The Innocence Project in New York who keep count of exonerations says the with these 5 there have now been 232 DNA exonerations nation wide.
5 pardoned after wrongful conviction in Neb. crime
Anna Jo Bratton, Associated Press
Published Monday, January 26, 2009LINCOLN, Neb. — Five people wrongly convicted of a 1985 Beatrice murder have been pardoned.
Three of the six people convicted in the rape and slaying of 68-year-old Helen Wilson spent nearly 20 years in prison. One didn't seek a pardon because his conviction was overturned.
It's the first time in Nebraska history that DNA evidence led to the freeing of inmates.
The pardon, granted Monday by the state's three-member Board of Pardons, doesn't expunge their criminal records. But it does restore their civil rights, such as the right to vote, serve in the military and be issued a passport.
Attorney General Jon Bruning announced in November that DNA evidence conclusively linked an Oklahoma man to the murder. Bruce Allen Smith died of AIDS in 1992 at the age of 30.
Five of the six were granted a pardon Monday afternoon.
Joseph White isn't asking for a pardon, because his felony record was cleared when a judge ordered a new trial for him and the charges against him were dismissed.
The pardons board made up of Bruning, Gov. Dave Heineman and Secretary of State John Gale normally grants pardons to people convicted of minor crimes who have shown remorse for committing them, not people they believe are innocent.
The pardon doesn't mean a person is considered innocent of the crime.
White, Thomas Winslow and Ada JoAnn Taylor spent nearly 20 years each in prison before being freed last year. James Dean, Debra Shelden and Kathy Gonzalez were released in 1994, after the completion of their sentences.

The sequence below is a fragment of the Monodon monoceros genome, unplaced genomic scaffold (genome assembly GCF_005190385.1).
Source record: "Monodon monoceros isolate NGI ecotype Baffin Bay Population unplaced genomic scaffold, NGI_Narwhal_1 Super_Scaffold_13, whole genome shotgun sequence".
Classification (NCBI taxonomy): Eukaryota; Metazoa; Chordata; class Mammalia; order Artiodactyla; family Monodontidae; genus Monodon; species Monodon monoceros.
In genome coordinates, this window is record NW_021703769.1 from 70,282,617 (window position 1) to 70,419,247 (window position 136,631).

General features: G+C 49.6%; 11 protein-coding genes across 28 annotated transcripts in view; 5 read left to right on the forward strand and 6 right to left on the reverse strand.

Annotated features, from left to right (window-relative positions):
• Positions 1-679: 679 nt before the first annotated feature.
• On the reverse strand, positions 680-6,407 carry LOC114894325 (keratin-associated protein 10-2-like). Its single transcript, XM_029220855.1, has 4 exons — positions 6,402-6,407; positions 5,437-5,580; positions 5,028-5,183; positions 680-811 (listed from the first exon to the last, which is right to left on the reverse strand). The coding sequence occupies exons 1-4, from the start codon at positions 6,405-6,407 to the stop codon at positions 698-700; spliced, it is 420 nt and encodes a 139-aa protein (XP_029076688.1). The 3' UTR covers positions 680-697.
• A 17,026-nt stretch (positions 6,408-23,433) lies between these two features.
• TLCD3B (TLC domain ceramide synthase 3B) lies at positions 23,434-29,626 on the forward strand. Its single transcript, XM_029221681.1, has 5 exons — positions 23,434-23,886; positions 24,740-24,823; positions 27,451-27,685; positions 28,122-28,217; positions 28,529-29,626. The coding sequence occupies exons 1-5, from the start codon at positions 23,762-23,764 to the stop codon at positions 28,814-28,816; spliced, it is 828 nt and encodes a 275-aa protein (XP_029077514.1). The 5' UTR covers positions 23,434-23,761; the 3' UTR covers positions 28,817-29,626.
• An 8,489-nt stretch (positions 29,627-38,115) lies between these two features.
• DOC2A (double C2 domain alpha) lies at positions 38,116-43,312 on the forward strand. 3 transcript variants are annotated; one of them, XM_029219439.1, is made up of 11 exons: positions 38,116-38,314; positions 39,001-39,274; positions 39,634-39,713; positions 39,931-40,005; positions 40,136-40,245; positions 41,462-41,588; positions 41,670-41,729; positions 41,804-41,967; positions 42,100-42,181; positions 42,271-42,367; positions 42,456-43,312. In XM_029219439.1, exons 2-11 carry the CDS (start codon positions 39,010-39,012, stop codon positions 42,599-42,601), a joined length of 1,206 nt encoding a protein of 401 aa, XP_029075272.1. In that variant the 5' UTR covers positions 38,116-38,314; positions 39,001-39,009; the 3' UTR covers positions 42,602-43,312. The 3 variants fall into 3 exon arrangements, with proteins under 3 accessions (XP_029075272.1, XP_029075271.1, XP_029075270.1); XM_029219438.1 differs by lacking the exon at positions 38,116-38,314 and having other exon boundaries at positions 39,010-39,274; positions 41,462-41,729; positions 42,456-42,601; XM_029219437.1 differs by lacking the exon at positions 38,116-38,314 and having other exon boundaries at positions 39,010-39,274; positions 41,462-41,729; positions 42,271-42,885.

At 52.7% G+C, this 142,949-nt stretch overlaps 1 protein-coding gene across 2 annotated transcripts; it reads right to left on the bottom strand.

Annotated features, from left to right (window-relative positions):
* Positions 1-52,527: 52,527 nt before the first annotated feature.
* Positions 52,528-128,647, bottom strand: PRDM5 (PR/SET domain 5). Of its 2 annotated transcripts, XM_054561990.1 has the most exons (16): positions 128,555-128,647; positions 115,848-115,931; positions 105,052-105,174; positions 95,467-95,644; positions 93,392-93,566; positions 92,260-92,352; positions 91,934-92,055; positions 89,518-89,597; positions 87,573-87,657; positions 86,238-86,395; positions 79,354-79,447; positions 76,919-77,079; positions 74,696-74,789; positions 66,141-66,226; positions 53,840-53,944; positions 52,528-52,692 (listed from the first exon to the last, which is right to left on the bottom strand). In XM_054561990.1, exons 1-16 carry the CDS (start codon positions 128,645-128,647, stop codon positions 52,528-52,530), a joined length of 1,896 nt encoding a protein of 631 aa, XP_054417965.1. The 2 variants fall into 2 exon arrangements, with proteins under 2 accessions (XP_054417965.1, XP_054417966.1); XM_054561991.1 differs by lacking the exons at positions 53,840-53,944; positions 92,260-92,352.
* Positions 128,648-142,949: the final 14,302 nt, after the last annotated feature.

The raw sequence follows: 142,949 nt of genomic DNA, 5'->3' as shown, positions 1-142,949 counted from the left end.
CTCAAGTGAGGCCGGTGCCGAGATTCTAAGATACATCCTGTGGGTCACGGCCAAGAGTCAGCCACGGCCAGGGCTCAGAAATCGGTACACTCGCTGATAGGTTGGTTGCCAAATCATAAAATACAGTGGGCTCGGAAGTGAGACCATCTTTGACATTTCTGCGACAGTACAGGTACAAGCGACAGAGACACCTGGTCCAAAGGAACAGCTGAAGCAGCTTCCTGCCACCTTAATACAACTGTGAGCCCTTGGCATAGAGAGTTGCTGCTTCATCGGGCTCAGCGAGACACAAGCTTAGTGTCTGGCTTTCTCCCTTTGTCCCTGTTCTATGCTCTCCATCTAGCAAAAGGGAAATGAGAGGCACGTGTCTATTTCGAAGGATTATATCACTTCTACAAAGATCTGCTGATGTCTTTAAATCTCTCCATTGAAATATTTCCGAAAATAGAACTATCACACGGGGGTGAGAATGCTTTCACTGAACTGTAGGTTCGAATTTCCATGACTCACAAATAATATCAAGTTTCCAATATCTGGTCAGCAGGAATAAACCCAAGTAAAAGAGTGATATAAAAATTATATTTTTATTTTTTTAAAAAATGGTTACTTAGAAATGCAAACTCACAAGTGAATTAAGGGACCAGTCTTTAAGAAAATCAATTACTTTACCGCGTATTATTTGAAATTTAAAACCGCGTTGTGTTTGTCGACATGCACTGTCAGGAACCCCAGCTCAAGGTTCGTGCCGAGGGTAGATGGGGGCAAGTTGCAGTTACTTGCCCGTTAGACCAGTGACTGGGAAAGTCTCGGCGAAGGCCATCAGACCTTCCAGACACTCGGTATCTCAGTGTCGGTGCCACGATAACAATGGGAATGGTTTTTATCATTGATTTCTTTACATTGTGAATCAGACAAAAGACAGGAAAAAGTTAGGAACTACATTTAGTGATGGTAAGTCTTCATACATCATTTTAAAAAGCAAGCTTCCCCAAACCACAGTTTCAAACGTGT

Smith grew up in Beatrice and had returned within days of the murder, then headed back to Oklahoma days later.
He was among the original suspects in the case, but evidence tested as part of the original investigation appeared to exclude him as a suspect. Newer DNA tests performed recently showed that the earlier test result was flawed.
The murder rocked the small Nebraska town of Beatrice. The perpetrator left blood all over the walls, and investigators described a gruesome scene in which Wilson was held down and raped in front of a group of people.
Five of the defendants pleaded guilty to the charges and several confessed to the crime. But Bruning recently released interrogation videos, police reports and other documents he says show a former prosecutor used questionable tactics, including threatening defendants with the death penalty to get them to confess.
Videotapes of the interrogations show that cameras were turned off. Witnesses who didn't have answers to investigators' questions before cameras were turned off suddenly had answers once the cameras started rolling again.
In another odd twist, videotaped testimony of three of those convicted shows they relied on what they said they had dreamed about what happened, not on their memories of what actually happened.
The six could get money from the state if lawmakers approve a bill (LB260) from Sen. Kent Rogert of Tekamah. It would provide for a minimum of $50,000 for each year an innocent person is incarcerated.
Rogert wants to make the measure retroactive. Twenty-five states and the District of Columbia have laws that entitle exonerated inmates to government compensation, according to The Innocence Project, which represents inmates fighting to have their convictions overturned.